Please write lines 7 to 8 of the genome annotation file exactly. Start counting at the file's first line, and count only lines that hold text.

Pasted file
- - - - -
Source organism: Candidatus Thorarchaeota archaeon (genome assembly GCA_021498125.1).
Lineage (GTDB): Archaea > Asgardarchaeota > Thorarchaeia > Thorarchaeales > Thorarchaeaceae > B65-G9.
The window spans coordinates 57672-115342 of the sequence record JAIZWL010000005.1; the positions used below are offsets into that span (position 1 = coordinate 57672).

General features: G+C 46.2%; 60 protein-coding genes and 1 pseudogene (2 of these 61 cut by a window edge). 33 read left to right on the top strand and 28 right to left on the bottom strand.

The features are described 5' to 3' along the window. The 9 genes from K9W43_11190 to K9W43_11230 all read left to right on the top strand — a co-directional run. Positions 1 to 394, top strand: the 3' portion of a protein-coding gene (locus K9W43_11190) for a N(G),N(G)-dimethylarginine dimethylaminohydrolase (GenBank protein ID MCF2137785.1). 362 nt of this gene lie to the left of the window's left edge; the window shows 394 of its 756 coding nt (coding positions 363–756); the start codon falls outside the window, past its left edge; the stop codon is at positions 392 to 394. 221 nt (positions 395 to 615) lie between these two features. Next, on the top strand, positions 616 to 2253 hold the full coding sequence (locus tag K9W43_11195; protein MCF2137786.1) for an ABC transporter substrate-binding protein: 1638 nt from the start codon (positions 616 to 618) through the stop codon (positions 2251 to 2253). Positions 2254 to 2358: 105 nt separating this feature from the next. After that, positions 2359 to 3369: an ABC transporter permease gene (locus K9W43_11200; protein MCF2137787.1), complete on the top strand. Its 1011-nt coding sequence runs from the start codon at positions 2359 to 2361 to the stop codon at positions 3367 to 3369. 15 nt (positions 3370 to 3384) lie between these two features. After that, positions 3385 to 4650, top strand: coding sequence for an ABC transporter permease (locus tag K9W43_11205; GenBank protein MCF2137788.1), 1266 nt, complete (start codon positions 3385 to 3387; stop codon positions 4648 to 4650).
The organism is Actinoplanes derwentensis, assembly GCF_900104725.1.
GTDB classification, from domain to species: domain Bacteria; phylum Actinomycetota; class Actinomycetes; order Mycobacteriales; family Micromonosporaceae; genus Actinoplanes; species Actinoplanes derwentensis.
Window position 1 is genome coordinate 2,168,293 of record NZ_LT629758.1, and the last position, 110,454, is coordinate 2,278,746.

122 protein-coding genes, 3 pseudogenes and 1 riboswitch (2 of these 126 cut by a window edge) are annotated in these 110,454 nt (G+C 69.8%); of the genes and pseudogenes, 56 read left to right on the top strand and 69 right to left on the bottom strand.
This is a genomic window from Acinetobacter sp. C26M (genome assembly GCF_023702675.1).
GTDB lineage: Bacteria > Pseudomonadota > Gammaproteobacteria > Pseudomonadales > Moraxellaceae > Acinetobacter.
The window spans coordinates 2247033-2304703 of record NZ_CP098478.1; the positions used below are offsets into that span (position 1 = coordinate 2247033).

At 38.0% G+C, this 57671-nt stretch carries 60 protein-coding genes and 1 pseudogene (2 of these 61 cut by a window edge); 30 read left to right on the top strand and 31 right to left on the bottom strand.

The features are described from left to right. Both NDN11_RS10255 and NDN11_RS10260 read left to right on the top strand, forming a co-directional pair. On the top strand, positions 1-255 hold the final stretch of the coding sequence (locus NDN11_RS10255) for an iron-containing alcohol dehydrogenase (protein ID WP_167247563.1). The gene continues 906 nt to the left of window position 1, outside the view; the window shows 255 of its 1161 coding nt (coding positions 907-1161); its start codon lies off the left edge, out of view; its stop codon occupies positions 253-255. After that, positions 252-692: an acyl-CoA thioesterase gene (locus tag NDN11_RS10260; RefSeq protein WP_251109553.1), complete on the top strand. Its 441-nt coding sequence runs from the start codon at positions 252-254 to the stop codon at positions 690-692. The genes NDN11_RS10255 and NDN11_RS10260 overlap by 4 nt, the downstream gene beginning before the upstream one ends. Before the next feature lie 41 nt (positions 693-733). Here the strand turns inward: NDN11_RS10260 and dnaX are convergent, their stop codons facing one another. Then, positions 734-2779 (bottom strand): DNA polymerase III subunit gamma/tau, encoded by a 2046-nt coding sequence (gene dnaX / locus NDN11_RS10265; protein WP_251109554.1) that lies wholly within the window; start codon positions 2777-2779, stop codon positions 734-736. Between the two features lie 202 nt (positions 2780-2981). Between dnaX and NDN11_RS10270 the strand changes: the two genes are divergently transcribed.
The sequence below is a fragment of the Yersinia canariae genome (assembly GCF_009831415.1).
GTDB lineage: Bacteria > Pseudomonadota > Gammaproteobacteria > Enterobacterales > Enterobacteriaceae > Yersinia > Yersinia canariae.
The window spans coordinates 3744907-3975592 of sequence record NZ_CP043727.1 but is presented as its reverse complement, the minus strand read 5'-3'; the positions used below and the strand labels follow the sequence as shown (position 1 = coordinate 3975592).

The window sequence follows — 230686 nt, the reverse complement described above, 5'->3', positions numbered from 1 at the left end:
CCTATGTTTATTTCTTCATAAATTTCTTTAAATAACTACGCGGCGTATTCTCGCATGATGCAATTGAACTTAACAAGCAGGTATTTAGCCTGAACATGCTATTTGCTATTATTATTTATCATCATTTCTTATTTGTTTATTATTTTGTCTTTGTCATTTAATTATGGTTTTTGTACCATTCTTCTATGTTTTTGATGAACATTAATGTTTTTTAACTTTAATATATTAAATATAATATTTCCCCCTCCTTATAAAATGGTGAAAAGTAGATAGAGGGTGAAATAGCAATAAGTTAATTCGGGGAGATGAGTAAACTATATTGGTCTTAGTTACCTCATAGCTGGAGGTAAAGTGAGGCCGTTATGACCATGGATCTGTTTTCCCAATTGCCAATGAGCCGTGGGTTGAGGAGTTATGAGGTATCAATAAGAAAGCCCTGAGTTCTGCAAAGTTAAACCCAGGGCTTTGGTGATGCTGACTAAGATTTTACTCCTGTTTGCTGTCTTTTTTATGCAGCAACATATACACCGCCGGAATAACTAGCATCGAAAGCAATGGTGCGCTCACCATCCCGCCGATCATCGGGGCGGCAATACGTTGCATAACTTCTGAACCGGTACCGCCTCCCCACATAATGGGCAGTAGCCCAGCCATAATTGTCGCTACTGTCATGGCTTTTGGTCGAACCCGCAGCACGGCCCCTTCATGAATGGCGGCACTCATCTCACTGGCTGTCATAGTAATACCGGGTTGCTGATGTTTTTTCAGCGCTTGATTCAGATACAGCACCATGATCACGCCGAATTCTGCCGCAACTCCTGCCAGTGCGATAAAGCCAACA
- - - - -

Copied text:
GTDB classification, from domain to species: domain Bacteria; phylum Actinomycetota; class Actinomycetes; order Mycobacteriales; family Micromonosporaceae; genus Actinoplanes; species Actinoplanes derwentensis.
Window position 1 is genome coordinate 2,168,293 of record NZ_LT629758.1, and the last position, 110,454, is coordinate 2,278,746.